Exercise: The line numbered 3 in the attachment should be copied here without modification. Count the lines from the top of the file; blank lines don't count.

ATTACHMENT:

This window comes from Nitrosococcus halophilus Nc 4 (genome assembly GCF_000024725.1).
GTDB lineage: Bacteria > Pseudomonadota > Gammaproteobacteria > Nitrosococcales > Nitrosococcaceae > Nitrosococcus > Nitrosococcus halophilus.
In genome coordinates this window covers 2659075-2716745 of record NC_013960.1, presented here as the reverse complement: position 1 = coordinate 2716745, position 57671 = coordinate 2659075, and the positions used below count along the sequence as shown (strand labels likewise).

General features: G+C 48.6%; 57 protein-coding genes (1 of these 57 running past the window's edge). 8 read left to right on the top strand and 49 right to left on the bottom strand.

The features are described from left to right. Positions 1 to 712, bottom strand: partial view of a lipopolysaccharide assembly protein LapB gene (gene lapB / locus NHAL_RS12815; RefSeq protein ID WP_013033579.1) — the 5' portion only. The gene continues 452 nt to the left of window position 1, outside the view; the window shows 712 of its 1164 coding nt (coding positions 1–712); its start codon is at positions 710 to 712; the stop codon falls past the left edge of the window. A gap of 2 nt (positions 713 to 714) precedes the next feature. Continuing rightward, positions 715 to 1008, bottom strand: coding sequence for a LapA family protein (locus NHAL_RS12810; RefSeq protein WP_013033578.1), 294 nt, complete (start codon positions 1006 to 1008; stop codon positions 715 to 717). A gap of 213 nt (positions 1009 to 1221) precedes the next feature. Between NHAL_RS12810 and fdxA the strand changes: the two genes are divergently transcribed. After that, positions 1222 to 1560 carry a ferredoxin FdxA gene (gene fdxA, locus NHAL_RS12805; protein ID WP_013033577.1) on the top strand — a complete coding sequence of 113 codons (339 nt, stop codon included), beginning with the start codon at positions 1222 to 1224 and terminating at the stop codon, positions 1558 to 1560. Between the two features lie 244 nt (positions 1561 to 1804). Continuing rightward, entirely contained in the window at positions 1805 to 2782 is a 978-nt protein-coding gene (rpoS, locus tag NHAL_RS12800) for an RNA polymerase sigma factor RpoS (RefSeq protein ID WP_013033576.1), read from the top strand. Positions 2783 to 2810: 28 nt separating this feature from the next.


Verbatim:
In genome coordinates this window covers 2659075-2716745 of record NC_013960.1, presented here as the reverse complement: position 1 = coordinate 2716745, position 57671 = coordinate 2659075, and the positions used below count along the sequence as shown (strand labels likewise).